Hull City v Everton: Dyke has an ally in Livermore for Plan B proposal

Hull City's Jake Livermore
Hull City's Jake Livermore
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GREG DYKE’S head must be spinning following the publication of his plans to shake up English football, the main crux of which is a proposal to set up a League Three for Premier League B teams.

‘B for Bonkers’, ‘You Must B Kidding’ and ‘Dyke has got a B in his bonnet’ were just three of the tabloid headlines that the Football Association chairman woke to yesterday morning.

With representatives of lower league clubs up and down the country also wading into the row to denounce the FA Commission’s main suggestion, it appears that Dyke has few friends right now.

One man, however, who can see merit in the plan to create a much clearer career path for players just starting out is Hull City midfielder Jake Livermore.

Now 24, the loanee from Tottenham Hotspur has just enjoyed his best season yet but he admits to feeling low earlier in his career when farmed out to a host of Championship and League One clubs for experience.

“A B team would have been good for me when younger,” said Livermore, who had a couple of months at Leeds United towards the end of the 2010-11 season. “I went out on loan a few times and it was difficult.

“I had been at Tottenham since seven years of age, so to go on loan to Leeds, where the football was completely foreign to what I had been used to, was a bit hard to take on board.

“Results weren’t great, either. Same with performances. It wasn’t just Leeds, though. I had a lot of loan spells and didn’t know if I was coming or going. I’d say it was my worst time in football.

“That is why I think something like this (Dyke’s B team plan) could work. Between the age of 18 and 20 it is something of a black hole.

“But if you could get a big club, all playing the same way as what everyone is used to (in a B team), then that can only be a good thing. It benefits the club, the player and English football.

“When I was that age, I didn’t know if I was coming or going. Everyone is too frightened to take a chance on you. Ironically, the only person to show any faith in me was Tim Sherwood, who is obviously manager at Tottenham now.

“Look at the record of people he has brought through. I can think of six or seven off the top of my head and they will go on to enjoy a good career. I do hope he gets the job and continues to bring people through because English football needs more people like that.”

Sherwood’s own future at White Hart lane is, of course, far from secure. Speculation about a foreign manager being brought in by Spurs this summer has been rampant almost from the moment that the former midfielder replaced Andre Villas-Boas on an 18 month deal towards the end of last year.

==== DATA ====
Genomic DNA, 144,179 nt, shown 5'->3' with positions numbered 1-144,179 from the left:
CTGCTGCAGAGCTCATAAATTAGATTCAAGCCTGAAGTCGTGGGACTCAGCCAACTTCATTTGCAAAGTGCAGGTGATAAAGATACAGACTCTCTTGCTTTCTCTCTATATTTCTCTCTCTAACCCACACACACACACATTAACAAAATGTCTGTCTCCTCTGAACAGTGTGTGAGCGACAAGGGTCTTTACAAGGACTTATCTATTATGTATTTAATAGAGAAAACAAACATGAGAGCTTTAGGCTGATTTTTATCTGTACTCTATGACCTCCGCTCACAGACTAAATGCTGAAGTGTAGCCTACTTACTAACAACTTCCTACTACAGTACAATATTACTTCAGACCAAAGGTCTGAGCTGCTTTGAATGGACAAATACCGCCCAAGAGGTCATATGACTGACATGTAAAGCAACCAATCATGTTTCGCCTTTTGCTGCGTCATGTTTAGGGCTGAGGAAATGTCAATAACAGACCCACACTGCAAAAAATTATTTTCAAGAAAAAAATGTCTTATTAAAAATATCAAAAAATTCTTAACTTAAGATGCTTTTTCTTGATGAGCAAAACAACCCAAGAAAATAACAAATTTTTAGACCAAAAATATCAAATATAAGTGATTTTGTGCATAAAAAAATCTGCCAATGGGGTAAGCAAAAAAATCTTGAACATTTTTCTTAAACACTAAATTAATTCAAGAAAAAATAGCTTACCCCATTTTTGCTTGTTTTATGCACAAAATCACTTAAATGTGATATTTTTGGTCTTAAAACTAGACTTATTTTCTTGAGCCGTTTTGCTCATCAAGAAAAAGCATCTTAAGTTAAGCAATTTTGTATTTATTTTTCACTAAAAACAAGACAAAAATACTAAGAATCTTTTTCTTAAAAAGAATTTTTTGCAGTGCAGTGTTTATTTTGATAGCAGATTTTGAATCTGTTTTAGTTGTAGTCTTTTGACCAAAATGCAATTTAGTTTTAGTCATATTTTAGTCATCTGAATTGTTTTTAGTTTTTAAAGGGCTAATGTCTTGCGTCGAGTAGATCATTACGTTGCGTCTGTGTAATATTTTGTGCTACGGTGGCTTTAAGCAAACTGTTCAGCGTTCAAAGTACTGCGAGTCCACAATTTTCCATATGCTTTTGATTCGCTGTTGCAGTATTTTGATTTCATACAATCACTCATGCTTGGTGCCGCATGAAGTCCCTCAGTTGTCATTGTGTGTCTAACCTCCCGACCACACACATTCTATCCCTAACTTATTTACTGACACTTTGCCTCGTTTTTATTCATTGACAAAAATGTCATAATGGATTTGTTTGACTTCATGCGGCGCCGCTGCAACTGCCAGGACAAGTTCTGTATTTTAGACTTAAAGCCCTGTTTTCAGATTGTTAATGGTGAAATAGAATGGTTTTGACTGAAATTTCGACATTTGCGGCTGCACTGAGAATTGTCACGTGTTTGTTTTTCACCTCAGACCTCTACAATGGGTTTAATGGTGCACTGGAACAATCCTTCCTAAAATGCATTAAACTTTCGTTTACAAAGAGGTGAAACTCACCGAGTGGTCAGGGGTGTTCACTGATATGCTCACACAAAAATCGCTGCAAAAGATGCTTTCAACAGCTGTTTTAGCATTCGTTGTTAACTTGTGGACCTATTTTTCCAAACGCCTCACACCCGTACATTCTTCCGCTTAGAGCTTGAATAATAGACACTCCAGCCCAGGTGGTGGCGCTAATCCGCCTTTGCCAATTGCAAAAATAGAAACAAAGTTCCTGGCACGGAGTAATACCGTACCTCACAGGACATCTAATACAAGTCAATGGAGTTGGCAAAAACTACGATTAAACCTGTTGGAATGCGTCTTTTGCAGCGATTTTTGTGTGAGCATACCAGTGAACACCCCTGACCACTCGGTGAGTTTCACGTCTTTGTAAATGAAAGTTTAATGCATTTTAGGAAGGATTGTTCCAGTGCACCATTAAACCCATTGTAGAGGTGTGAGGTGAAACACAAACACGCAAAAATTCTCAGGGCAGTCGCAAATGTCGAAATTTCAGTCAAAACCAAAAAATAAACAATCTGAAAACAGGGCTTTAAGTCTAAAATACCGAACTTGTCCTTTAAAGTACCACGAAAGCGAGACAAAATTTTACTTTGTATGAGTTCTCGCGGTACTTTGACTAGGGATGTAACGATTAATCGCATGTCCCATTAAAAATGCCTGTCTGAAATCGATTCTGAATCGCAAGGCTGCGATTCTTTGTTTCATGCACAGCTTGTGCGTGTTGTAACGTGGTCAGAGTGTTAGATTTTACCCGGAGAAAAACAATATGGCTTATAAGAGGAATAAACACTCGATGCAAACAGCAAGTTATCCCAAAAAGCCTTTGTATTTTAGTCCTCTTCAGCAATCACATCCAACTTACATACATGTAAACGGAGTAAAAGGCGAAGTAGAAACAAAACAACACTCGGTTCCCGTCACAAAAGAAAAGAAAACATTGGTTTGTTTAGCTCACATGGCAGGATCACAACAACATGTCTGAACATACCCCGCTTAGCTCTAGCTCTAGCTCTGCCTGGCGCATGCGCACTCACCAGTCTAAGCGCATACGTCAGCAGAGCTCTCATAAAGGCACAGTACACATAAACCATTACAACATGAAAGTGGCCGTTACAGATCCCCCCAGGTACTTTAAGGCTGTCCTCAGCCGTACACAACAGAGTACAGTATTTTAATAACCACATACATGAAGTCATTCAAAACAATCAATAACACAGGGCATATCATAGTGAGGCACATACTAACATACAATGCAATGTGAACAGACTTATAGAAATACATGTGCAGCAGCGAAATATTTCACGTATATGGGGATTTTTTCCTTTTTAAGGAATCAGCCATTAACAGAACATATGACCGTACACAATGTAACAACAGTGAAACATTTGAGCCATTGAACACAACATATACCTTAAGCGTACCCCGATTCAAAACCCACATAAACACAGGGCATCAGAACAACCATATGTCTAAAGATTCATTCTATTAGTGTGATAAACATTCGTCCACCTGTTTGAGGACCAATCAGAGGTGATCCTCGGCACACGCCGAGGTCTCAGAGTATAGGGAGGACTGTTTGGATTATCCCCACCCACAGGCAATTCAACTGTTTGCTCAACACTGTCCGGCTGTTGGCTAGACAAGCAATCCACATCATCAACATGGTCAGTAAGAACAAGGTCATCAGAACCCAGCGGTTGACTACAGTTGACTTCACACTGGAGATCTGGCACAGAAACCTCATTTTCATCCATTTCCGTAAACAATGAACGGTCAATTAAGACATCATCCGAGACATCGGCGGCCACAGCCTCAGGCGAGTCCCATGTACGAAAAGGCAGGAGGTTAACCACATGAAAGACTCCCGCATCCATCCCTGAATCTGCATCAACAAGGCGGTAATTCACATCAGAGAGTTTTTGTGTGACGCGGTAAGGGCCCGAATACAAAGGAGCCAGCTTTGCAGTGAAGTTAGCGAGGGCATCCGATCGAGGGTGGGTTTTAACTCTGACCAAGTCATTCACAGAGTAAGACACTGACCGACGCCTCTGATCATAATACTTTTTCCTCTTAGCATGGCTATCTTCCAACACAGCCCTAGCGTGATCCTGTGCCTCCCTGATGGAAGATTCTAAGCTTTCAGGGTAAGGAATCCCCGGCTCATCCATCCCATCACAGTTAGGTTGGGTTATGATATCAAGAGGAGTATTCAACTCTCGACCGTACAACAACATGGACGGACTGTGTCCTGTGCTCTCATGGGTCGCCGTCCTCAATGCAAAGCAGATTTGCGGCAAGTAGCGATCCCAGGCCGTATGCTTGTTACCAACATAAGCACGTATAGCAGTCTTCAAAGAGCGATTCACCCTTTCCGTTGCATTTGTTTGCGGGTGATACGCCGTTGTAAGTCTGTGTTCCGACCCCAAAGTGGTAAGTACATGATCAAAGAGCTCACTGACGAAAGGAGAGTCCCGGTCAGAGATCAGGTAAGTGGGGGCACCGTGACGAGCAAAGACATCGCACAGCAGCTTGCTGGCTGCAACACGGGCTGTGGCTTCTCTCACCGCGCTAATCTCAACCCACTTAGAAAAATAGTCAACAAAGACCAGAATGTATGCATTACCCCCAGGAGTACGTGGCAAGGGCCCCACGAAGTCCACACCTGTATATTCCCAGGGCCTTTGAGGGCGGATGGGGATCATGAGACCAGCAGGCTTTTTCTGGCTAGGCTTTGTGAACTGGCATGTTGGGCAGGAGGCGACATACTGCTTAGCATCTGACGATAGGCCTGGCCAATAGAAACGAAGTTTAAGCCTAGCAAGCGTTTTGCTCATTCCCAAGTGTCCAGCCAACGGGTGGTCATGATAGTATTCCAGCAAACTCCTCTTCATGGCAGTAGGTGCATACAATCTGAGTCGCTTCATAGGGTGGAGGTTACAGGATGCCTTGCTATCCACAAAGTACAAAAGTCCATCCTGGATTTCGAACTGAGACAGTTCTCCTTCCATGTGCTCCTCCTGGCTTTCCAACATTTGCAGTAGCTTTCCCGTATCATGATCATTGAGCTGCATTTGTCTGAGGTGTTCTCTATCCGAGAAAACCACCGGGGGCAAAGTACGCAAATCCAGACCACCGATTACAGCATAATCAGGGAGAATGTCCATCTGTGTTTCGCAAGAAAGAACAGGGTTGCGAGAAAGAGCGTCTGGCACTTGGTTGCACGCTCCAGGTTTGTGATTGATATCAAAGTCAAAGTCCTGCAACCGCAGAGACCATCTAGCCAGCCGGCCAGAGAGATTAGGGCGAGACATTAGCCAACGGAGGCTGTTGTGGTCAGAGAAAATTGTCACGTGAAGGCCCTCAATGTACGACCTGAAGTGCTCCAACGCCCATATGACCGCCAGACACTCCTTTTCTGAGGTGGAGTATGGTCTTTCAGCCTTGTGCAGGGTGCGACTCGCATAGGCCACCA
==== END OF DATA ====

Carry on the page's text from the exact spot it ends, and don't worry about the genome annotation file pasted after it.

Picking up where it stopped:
Despite that, Sherwood could yet have a big say in what happens next for Livermore. Hull manager Steve Bruce has made it clear that he wants to sign the 24-year-old on a permanent basis in the summer. It is a plan that Livermore is receptive to.

“Of course I’d like to stay,” said the midfielder.

“I feel as though I owe the manager, his staff, my team-mates and the fans a lot. They have been good to me this season and I have been given the opportunity to play week in and week out. For that I am thankful.

“I have enjoyed my time here and I’d like more of the same. I have really enjoyed myself at Hull. Whatever happens in the summer, whatever the two clubs agree, if they could sort something out that would be great.

“But for the time being, I have got a couple of games left and they are my main concern.”

Asked whether he had heard anything from Spurs in recent weeks with regards the future, Livermore replied: “No. I didn’t cement a place last season and they have spent £100m since then.

“So, I imagine I will be available to leave, unless something drastic happens in the summer.”

Livermore was a notable absentee from the starting line-up in Tuesday night’s defeat at Manchester United as Bruce rested the players he sees as key in next weekend’s FA Cup final. He may be missing again tomorrow as Everton’s visit to the KC Stadium brings the curtain down on the Premier League season.

But, even if he is not involved at all against Roberto Martinez’s team, Livermore will end the campaign with 35 league appearances and a wealth of happy memories.

“I have really enjoyed it here,” said Livermore, who had to sit out the two meetings with parent club Spurs. “We have had a good season so far.

“The league (position) isn’t a fair reflection of how well we have done any more. And, in my opinion, I think the gaffer deserves more than us being 16th.

“So do the lads because we have never really been in trouble all season. We have given a good account of ourselves and it would be a shame to finish off in that sort of manner.

“That is why we want to end the league season on a high with a win over Everton.

“As for myself, it has just been nice to play more than anything. We have got a good crowd here and a great following away from home, too. It is nice to be part of a club that is going in the right direction.

“I am not sure if I have changed too much as a player, it is just a matter of being able to showcase it. I wasn’t able to in an Under-21 league at Tottenham.

“There you can have people screaming until they are blue in the face saying how good you are but unless you are doing it in the big league no-one seems to take much notice of you.

“From that point of view that is why I owe the gaffer so much for giving me the opportunity.”